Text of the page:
For conservatives who believe the threat of the climate crisis to be overblown, or who deny it’s very existence, a climate risk argument pits ideological beliefs against an even more motivating factor: economic well being. While many politicians have disputed climate science as a politically-motivated tactic to pander to their conservative base, brushing climate risk aside is much more difficult, as doing so could have a significant impact on finances.
Duke Energy, one of the largest electricity companies in the Southeast, has infrastructure that is at risk from physical damage as a result of disasters fueled by climate change, particularly hurricanes. In the past, when a hurricane destroys physical infrastructure, Duke usually goes to the respective utilities commissions and asks them for permission to increase rates, like they did in 2018 when Hurricanes Florence and Michael caused over $700 million in damages in North and South Carolina.
There’s nothing inherently wrong with this. Duke Energy was hit hard by environmental factors out of its control and, in order to fulfill it’s duty to its shareholders and protect its bottom line, needed a way to recoup its costs. In an economic system where Duke is incentivized to provide stable returns and reliable electricity, it’s rational for them to seek compensation for climate-related expenses. However, that doesn’t mean that building back in the same way, without changing their exposure to climate risk, is what’s best for the company, their customers, and the planet.
Climate risk in North Carolina
Imagine a scenario where the North Carolina Utilities Commission, having ruled that Duke Energy failed to properly accommodate climate risks into their planning, doesn’t allow the utility company to fully recoup its costs. This would align with the Commission’s stated responsibility to “provide fair regulation of public utilities in the interest of the public.”
There’s already precedent for this. The California Public Utilities Commission (PUC) penalized PG&E for it’s conduct ahead of destructive wildfires in 2017 and 2018, although critics argue that the PUC ruling is much too lax and doesn’t do enough to prevent future misconduct. It isn’t so far-fetched on Duke’s end either. This year, according to the Energy and Policy Institute, the utility giant “failed to consider climate-related risk in [a] North Carolina rate case.”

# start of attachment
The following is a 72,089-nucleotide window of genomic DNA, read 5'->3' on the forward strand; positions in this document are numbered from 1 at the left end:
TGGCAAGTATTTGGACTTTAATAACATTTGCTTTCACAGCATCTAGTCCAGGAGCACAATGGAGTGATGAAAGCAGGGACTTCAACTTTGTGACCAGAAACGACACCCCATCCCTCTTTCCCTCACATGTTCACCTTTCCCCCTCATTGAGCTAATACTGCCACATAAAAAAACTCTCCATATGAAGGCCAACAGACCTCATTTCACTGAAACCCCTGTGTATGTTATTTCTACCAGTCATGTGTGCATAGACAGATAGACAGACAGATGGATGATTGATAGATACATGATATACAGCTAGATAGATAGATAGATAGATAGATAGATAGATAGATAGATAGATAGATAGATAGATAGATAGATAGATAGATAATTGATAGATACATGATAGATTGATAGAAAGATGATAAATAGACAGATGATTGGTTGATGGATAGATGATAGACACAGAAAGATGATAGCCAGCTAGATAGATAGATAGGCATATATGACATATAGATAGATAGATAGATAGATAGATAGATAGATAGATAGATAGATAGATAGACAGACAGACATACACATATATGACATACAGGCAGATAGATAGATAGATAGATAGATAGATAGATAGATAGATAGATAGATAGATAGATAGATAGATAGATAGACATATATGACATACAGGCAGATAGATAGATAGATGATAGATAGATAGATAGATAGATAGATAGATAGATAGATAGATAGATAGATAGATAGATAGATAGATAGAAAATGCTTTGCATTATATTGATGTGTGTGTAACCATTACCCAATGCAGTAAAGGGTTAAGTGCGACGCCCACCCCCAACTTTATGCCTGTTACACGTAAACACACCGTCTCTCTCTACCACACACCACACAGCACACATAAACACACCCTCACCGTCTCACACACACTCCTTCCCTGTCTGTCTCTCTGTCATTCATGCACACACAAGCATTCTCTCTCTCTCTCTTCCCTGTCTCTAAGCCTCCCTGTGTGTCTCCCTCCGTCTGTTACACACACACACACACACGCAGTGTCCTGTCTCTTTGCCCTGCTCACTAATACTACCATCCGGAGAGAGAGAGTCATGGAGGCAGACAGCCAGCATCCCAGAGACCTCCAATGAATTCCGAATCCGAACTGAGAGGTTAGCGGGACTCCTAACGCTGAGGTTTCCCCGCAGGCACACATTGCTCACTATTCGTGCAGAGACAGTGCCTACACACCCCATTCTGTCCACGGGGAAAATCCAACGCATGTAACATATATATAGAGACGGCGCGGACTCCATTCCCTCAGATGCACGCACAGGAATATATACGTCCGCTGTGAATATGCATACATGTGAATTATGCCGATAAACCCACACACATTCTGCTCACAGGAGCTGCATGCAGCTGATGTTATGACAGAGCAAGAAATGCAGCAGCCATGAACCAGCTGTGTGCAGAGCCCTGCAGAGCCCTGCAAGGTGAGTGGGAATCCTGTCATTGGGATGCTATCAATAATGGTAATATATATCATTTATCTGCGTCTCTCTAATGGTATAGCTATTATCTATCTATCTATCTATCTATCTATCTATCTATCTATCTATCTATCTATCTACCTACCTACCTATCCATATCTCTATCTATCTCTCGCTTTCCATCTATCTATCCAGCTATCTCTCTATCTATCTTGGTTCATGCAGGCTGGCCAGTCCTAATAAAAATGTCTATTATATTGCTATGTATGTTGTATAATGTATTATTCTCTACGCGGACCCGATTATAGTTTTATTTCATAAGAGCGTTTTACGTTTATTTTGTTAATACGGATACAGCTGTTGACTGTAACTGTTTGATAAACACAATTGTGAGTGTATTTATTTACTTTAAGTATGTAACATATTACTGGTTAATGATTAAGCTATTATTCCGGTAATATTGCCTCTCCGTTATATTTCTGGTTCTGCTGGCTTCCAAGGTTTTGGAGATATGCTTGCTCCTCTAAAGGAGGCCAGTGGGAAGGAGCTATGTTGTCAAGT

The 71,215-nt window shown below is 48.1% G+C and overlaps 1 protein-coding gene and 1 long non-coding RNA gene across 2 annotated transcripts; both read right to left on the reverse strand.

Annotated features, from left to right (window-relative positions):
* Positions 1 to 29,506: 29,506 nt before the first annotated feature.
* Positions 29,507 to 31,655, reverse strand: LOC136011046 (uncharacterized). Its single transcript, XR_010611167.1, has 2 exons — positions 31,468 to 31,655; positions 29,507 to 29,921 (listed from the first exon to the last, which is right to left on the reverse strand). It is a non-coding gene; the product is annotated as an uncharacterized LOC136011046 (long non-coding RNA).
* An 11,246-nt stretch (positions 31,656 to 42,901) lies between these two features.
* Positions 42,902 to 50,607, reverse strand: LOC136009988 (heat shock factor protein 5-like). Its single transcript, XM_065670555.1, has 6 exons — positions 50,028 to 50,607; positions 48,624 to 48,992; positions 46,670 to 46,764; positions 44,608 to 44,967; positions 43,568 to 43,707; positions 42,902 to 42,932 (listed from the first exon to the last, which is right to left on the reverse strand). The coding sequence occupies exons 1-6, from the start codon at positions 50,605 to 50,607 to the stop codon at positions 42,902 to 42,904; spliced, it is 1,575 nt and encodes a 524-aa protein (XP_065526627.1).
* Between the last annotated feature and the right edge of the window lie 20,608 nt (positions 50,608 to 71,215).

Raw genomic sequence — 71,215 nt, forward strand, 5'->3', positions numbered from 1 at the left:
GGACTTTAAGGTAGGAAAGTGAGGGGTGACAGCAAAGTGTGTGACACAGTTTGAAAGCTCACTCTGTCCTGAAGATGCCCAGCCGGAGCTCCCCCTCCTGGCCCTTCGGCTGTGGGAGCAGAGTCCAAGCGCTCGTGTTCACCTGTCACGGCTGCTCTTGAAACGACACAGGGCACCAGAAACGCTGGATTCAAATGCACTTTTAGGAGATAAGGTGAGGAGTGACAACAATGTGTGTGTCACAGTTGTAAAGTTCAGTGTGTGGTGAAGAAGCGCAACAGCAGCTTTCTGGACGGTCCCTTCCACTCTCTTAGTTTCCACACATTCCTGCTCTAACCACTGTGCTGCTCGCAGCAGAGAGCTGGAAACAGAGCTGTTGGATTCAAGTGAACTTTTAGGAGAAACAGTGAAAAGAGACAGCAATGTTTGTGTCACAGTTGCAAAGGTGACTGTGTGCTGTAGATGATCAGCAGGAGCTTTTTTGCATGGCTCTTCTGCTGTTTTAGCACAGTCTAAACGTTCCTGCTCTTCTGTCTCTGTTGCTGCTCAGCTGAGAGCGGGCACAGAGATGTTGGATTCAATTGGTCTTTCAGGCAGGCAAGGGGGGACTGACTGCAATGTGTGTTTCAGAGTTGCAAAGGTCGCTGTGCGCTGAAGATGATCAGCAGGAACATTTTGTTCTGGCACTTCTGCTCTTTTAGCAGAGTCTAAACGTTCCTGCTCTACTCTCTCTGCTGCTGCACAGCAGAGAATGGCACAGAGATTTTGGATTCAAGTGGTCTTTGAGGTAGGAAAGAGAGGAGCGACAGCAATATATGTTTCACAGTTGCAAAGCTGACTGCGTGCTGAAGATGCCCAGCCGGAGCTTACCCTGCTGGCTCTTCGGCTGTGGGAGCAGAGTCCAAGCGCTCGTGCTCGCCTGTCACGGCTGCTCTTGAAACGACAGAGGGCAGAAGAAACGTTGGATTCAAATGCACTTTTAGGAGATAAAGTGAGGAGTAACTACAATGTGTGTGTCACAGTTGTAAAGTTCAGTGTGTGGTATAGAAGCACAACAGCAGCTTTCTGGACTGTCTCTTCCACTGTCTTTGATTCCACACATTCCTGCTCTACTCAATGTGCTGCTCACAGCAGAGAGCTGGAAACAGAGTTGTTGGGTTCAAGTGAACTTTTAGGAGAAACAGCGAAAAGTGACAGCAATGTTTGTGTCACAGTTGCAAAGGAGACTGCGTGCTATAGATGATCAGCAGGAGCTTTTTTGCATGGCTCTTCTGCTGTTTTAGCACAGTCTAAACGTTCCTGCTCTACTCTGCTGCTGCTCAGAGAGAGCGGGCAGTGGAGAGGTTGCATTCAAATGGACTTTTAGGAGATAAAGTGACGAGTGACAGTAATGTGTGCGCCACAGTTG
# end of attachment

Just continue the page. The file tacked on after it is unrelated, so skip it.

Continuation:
A Commission ruling that Duke couldn’t recoup all of its losses would cause the company’s stock price to fall as the market responds to a drop in revenue and a reduced confidence in Duke’s ability to deal with climate risk. Duke Energy would then be forced to deal with the threat climate change poses to their business model in order to survive.
In order for this to truly be successful, the bounds of rational behavior must shift so that it no longer is acceptable for Duke to avoid the costs of inaction. While the utility giant may not pursue climate action for marketing reasons or out of the goodness of their heart, they are much more likely to do so when it is in their business interest. And such a change wouldn’t be pressured by nonprofits or environmentalists clamoring for climate action, but instead by the company’s own shareholders.
The scenario I just painted is what the team at Vote Solar have been trying to accomplish. In testimony to the North Carolina Utilities Commission, Vote Solar emphasized the need to manage climate risk, pointing out “the exposure faced by [Duke Energy] to climate-related risks due to, among other things, the vulnerability of physical assets to more frequent and intense extreme weather events,” and argued that Duke’s analysis of its climate risk is “woefully inadequate.” After settling with VoteSolar, Duke Energy agreed to establish a Climate Risk and Resilience Working Group.
While this win is merely a first step and incorporating climate risk into all financial decision-making is only just beginning, it shows that major utilities cannot afford to fully ignore the climate crisis any more. As it becomes part of conventional risk assessment, exposed utility companies won’t be the only ones looking to protect themselves. In an era rampant with the denial of science and disdain of expertise, climate risk could be the tool that spurs action among those most hesitant and brings us closer to the change we so desperately need.